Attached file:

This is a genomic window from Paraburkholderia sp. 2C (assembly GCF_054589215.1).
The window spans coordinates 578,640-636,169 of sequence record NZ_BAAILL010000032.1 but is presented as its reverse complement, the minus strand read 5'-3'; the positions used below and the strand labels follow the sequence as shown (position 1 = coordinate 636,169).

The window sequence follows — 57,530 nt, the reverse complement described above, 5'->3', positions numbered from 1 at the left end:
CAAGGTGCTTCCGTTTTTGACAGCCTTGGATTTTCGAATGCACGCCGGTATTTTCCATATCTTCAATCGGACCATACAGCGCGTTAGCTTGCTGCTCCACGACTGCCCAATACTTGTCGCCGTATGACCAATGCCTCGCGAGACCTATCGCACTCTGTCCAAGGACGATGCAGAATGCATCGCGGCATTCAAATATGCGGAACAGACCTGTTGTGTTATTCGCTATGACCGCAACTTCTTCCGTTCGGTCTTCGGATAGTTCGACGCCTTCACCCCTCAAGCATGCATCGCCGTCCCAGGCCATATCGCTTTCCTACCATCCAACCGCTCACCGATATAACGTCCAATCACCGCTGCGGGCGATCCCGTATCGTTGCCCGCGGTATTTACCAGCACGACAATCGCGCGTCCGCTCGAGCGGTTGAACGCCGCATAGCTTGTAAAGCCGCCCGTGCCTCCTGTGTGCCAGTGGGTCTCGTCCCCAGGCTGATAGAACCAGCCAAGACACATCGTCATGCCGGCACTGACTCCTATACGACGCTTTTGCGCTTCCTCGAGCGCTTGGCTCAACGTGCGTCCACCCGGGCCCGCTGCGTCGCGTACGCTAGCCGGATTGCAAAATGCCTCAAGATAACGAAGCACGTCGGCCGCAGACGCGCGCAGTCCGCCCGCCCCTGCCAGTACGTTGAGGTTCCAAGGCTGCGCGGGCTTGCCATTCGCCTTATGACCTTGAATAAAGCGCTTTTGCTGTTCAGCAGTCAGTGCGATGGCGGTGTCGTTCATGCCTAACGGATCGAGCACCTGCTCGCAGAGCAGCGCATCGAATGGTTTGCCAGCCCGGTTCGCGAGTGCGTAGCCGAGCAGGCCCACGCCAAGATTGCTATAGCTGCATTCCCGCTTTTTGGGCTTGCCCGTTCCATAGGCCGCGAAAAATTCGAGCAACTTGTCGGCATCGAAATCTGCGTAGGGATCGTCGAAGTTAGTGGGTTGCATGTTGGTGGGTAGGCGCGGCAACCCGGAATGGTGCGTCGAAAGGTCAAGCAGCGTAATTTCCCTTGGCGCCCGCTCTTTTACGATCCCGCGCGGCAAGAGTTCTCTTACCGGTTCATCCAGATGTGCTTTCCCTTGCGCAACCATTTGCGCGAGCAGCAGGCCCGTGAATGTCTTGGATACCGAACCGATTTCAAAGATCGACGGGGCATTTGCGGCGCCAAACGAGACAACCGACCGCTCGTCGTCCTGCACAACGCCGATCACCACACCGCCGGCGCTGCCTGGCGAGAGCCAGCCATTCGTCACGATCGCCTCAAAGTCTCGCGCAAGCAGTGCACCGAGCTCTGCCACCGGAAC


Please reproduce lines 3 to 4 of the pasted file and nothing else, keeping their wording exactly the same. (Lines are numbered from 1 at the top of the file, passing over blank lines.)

The window sequence follows — 57,530 nt, the reverse complement described above, 5'->3', positions numbered from 1 at the left end:
CAAGGTGCTTCCGTTTTTGACAGCCTTGGATTTTCGAATGCACGCCGGTATTTTCCATATCTTCAATCGGACCATACAGCGCGTTAGCTTGCTGCTCCACGACTGCCCAATACTTGTCGCCGTATGACCAATGCCTCGCGAGACCTATCGCACTCTGTCCAAGGACGATGCAGAATGCATCGCGGCATTCAAATATGCGGAACAGACCTGTTGTGTTATTCGCTATGACCGCAACTTCTTCCGTTCGGTCTTCGGATAGTTCGACGCCTTCACCCCTCAAGCATGCATCGCCGTCCCAGGCCATATCGCTTTCCTACCATCCAACCGCTCACCGATATAACGTCCAATCACCGCTGCGGGCGATCCCGTATCGTTGCCCGCGGTATTTACCAGCACGACAATCGCGCGTCCGCTCGAGCGGTTGAACGCCGCATAGCTTGTAAAGCCGCCCGTGCCTCCTGTGTGCCAGTGGGTCTCGTCCCCAGGCTGATAGAACCAGCCAAGACACATCGTCATGCCGGCACTGACTCCTATACGACGCTTTTGCGCTTCCTCGAGCGCTTGGCTCAACGTGCGTCCACCCGGGCCCGCTGCGTCGCGTACGCTAGCCGGATTGCAAAATGCCTCAAGATAACGAAGCACGTCGGCCGCAGACGCGCGCAGTCCGCCCGCCCCTGCCAGTACGTTGAGGTTCCAAGGCTGCGCGGGCTTGCCATTCGCCTTATGACCTTGAATAAAGCGCTTTTGCTGTTCAGCAGTCAGTGCGATGGCGGTGTCGTTCATGCCTAACGGATCGAGCACCTGCTCGCAGAGCAGCGCATCGAATGGTTTGCCAGCCCGGTTCGCGAGTGCGTAGCCGAGCAGGCCCACGCCAAGATTGCTATAGCTGCATTCCCGCTTTTTGGGCTTGCCCGTTCCATAGGCCGCGAAAAATTCGAGCAACTTGTCGGCATCGAAATCTGCGTAGGGATCGTCGAAGTTAGTGGGTTGCATGTTGGTGGGTAGGCGCGGCAACCCGGAATGGTGCGTCGAAAGGTCAAGCAGCGTAATTTCCCTTGGCGCCCGCTCTTTTACGATCCCGCGCGGCAAGAGTTCTCTTACCGGTTCATCCAGATGTGCTTTCCCTTGCGCAACCATTTGCGCGAGCAGCAGGCCCGTGAATGTCTTGGATACCGAACCGATTTCAAAGATCGACGGGGCATTTGCGGCGCCAAACGAGACAACCGACCGCTCGTCGTCCTGCACAACGCCGATCACCACACCGCCGGCGCTGCCTGGCGAGAGCCAGCCATTCGTCACGATCGCCTCAAAGTCTCGCGCAAGCAGTGCACCGAGCTCTGCCACCGGAAC